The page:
De Verdieping starts 2010 with Machinefabriek

Machinefabriek live at Aura in Castrum Peregrini (photo: Jelle Spanjaard)

On a Thursday night in September in 2006, multi-instrumentalist Rutger Zuydervelt performed under his moniker Machinefabriek on the 700th birthday at the Oude Kerk, the oldest building of Amsterdam that is located in the heart of the Red Light District. It was a night I organised when I was still working at the n8 foundation, the collaborative museum platform that works for the Amsterdam museums. This was the beginning of an ongoing love affair with one of the Netherlands’ most productive and imaginative young composers and musicians. Since this concert we have worked together numerous times at the Bimhuis, Lantaren/Venster, Castrum Peregrini, and once even in my appartment in Amsterdam, together with Danish sound artist Jacob Kirkegaard. Machinefabriek, a natural improviser who never performs the same work twice, and has an Olympic amount of releases and bootlegs swerving around. Even when I write, Michiel is listening to his music (and while you are peeking at his account, have a look where Machinefabriek stands in my top artists list).

So it should not come as a surprise when we announce that the first artist we have asked to perform in 2010 is our dear friend Machinefabriek. We will celebrate the opening of the new year in De Verdieping with a special performance on Wednesday 6 January at 8 pm. We will also celebrate the proud fact that we have been granted a generous 2-year financial support from the Amsterdam Art Fund to upgrade the organisation and become a more professional cultural institution. The support enables us to notch up our activities and broaden our reach. We are delighted about this and look forward to inviting you to more adventurous programmes on the Wibautstraat in 2010.

We look forward to seeing you next Wednesday and toasting on the new decade. In the mean time, follow De Verdieping on Facebook and Twitter. Drive and shoot straight on New Year’s Eve.

By Juha — Posted December 30, 2009 — 2,923 Comments

May 6 at De Verdieping: Pierre Bastien and Daedelus

Pierre Bastien, Somewhere in the Dark (photo courtesy of the artist)

Pierre Bastien, Somewhere in the Dark (photo courtesy of the artist)

After the success of Viral Radio and the Brainfeeder attack last Friday, there are two other musicians we would like to present to you tonight at De Verdieping, two of the kindest people of electronic music: Daedelus and Pierre Bastien. The former hails from Santa Monica, played bassoon and clarinet before solitarily enjoying rave music at a young age, and participating in the development of a remarkable music device, the Monome. The latter is a French composer, multi-instrumentalist and literature Phd from Rotterdam, idolised by Squarepusher, Aphex Twin and Icarus, who constructs his own landscapes of automated music machines, forming an orchestra of kinetic instruments.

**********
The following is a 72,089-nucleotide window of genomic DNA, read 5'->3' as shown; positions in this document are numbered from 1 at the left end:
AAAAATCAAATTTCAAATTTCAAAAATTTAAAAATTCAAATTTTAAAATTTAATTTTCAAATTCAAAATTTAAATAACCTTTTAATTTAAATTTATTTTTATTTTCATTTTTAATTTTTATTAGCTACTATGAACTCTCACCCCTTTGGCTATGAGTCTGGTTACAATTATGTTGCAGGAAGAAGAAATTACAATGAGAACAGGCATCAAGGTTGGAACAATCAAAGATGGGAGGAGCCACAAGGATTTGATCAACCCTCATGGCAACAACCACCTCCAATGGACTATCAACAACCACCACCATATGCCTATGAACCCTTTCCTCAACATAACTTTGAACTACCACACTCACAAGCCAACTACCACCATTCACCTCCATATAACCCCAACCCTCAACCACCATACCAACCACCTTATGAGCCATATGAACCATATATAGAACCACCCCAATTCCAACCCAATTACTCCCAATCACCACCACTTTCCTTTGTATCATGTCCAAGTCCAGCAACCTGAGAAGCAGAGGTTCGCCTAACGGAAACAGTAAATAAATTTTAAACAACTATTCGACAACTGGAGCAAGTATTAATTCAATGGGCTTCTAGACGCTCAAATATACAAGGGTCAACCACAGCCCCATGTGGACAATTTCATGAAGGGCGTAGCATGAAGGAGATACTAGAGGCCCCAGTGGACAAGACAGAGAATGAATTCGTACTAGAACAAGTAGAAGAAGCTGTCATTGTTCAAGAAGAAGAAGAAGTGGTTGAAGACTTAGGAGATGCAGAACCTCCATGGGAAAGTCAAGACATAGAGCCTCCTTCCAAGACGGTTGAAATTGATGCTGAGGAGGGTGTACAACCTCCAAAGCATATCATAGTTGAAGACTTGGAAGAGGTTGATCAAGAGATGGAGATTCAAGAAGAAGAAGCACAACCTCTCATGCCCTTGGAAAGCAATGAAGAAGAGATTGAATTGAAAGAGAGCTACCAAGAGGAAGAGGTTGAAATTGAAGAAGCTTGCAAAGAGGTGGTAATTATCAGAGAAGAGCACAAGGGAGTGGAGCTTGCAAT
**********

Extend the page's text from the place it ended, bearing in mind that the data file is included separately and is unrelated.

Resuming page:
Bastien will premier new work, while Daedelus will perform with, and talk about the Monome in a sitdown with Juha. This event takes place in De Verdieping, the underground basement of Trouw Amsterdam. Doors open at 8.30 PM, and admission is a mere 8 euros. Cinnaman and Juha will play surrounding music. Here are the links for Last FM and Facebook.

We hope to see you there.

By Juha — Posted May 6, 2009 — 4,220 Comments

If not STRP, then TRW and BMHS

Strijps-S in 1961 (photo courtesy of Jan Weijers)

This weekend, the city of Eindhoven is host of STRP, one of the Netherlands’ most innovative art and technology festivals. The festival takes place at Philips former industrial Strijp-S area. With artists as Squarepusher, Aphex Twin, Rustie and Hudson Mohawke, STRP has a line up that connects two generations of brain-tingling electronic musicians.

If you have not been able to obtain a ticket for this festival, or will not travel to the South, we present an alternative in Amsterdam this weekend. On Friday 3 April Clark will play at Viral Radio at Trouw, and on Saturday 4 April Non-fiction has invited Pan Sonic and Oval at the Bimhuis.

We hope these two nights form a soothing alternative for missing the impressive STRP festival. See you there?

By Juha — Posted March 30, 2009 — 4,384 Comments

A loud no and an even louder yes

Marcel Duchamp and John Cage playing chess (photo: Shigeko Kubota)

Marcel Duchamp and John Cage playing chess (photo: Shigeko Kubota)

In an e-mail exchange with the English bassist Squarepusher (Tom Jenkinson) about a concert in Amsterdam, he confused me by writing that he did not consider himself a musician, and he was not even sure if he really liked music. Jenkinson is a drummer as well as a bass player, and ever since his first album, Feed Me Weird Things, released in 1996, he has been more or less idolized as an innovator of electronic music.

His music was used by filmmaker Sofia Coppola as the sonic translation of Tokyo’s lightscape in Lost in Translation. It has been presented in manic and sterile fashion by video-maker Chris Cunningham and recorded as a contemporary pendant of 20th-century experimental music by the London Sinfonietta, in a programme of such great composers as John Cage and Karlheinz Stockhausen. Why would anyone of such stature not want to call himself a musician?

In search of an explanation, I called on a number of friends in the music scene and asked what their definition of music was, and whether you could make music without being a musician.

Nearly a century ago, the French composer Edgard Varèse referred to music as ‘organized sound’, a term that was reinforced in 1937 by John Cage in his famous lecture, The Future of Music: Credo. Some theorists see music as a language that enables interaction between people. Others see it as organized movement of air. Philosophers sometimes speak of a ‘practical form of philosophy in time and space’ (I kid you not). The Scottish sound theorist, Steve Goodman, speaks of music as a form of architecture that makes it possible for people to acoustically take control of their environment. As an example, he refers to South London’s dubstep producers, who want to cut off the intrusive noise of their immediate environment and the outside world and by using music equipment to carve out a space in sound.